Writing about something genuinely alarming carries a risk – that you’ll be accused of being alarmist.
Never mind. Because, really, who is going to argue that a political manoeuvre that holds out the threat of imprisonment, or a £15,000 fine, for property owners not sticking to proposed new energy efficiency rules is anything less than alarming?
Who would not agree that such a threat is just about the very worst, the most draconian, the most outlandish excess ever to be dreamt up by any UK government?
This, though, is the nasty little surprise lurking, largely undiscovered by the outside world, in the depths of the Tories’ purportedly wholly benevolent and environmentally enlightened Energy Bill, currently ping-ponging between the Lords and the Commons.
This measure holds in reserve ministers giving themselves powers to create criminal offences and increase civil penalties as part of the drive to hit net zero targets.
Under the proposals, people who fall foul of regulations over energy consumption could face up to a year in prison and be fined up to £15,000.
A clause in the bill sets out the government’s ability to establish “sanctions” to enforce any “energy performance regulations” which may be established. Such rules would almost certainly relate in part to compulsion over installation of smart meters and the multiple ramifications over the potential for remote controlling of domestic electronic devices.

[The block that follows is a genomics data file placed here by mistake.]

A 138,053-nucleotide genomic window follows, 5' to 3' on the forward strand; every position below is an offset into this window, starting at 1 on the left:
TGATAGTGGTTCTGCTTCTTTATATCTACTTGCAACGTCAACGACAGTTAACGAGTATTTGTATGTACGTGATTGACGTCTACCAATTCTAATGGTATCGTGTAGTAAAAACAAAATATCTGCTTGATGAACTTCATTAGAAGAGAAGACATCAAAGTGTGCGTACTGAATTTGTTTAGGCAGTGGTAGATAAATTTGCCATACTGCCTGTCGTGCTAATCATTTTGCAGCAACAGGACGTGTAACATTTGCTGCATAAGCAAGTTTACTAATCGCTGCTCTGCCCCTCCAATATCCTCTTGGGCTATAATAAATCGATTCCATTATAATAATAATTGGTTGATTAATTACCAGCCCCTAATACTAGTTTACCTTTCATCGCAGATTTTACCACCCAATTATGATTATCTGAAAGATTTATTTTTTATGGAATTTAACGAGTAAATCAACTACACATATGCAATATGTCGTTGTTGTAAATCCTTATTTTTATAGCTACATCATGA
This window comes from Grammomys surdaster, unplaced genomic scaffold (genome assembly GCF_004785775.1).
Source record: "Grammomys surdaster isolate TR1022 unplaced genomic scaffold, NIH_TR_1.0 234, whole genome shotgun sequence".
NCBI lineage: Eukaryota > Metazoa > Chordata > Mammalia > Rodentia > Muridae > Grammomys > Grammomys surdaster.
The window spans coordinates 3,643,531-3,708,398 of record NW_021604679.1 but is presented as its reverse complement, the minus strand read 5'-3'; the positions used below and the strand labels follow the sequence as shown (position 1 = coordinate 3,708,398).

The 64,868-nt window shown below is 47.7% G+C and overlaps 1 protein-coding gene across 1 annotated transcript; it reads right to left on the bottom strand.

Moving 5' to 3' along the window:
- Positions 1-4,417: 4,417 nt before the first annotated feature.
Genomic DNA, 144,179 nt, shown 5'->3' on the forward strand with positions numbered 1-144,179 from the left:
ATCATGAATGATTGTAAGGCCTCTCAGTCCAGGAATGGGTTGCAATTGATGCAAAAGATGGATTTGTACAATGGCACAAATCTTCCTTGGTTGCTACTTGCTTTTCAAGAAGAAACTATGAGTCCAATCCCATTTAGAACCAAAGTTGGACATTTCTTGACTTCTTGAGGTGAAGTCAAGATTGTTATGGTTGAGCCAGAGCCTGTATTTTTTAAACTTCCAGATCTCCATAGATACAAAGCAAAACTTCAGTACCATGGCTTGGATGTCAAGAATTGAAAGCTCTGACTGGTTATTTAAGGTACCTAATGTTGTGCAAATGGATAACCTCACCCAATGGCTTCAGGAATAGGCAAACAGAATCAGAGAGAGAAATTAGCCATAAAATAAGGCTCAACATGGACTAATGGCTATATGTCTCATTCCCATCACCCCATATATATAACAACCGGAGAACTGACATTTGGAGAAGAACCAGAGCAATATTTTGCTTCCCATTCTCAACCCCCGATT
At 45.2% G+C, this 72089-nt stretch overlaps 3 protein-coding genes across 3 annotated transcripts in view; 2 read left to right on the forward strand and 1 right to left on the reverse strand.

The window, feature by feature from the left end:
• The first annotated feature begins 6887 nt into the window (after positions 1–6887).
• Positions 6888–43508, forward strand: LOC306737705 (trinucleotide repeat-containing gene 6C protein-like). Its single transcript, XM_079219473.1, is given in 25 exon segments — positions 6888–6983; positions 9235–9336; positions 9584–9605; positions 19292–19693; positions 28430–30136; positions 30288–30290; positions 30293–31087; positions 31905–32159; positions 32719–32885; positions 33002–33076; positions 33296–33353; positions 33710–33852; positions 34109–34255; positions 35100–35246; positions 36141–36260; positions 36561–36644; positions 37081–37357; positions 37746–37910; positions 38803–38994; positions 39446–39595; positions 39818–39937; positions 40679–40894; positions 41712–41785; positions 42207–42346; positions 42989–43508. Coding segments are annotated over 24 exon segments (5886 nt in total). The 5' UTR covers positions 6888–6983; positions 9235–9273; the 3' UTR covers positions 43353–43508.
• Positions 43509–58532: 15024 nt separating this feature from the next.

Sounding like the raspings of a despot, the clause states that these sanctions may include “the imposition of civil penalties” (fines) not exceeding £15,000 and “the creation of criminal offences” attracting a maximum prison term of 12 months.
The bill provides for “the creation of criminal offences” where there is “non-compliance with a requirement imposed by or under energy performance regulations”. People could also be prosecuted for “provision of false information” about energy efficiency or the “obstruction of… an enforcement authority”.
The bill also replaces and strengthens rules on energy performance certificates, which are required whenever a home is bought, sold or rented out and were previously based on now repealed EU law.
The fear is that the plans would lead to the criminalisation of homeowners, landlords and businesses.
But there’s cunning afoot, in the best traditions of behind-closed-doors government. While, if passed, the bill would give the UK Government the power to establish such offences and set out fines and prison terms, it would not itself create any new offences, or result in people facing fines or being sent to prison for not complying with existing regulations.
Accordingly, energy minister Andrew Bowie was able to tell the Commons on 5 September: “I can categorically guarantee before the House that we are not creating new offences.”
Indeed they aren’t. Instead, any new offences created using powers set out in the Energy Bill, once passed, would be brought into being using secondary legislation, which usually takes the form of a statutory instrument. They do have to be approved by the Commons, but they are typically nodded through, and none have failed to pass in the last 35 years.
So why is this madness attracting so little public attention? And is Wales going to be sucked into compliance with an oppressive regime of controls delineated ostensibly by concern for the planet but in reality infected by a dangerously authoritative zealotry?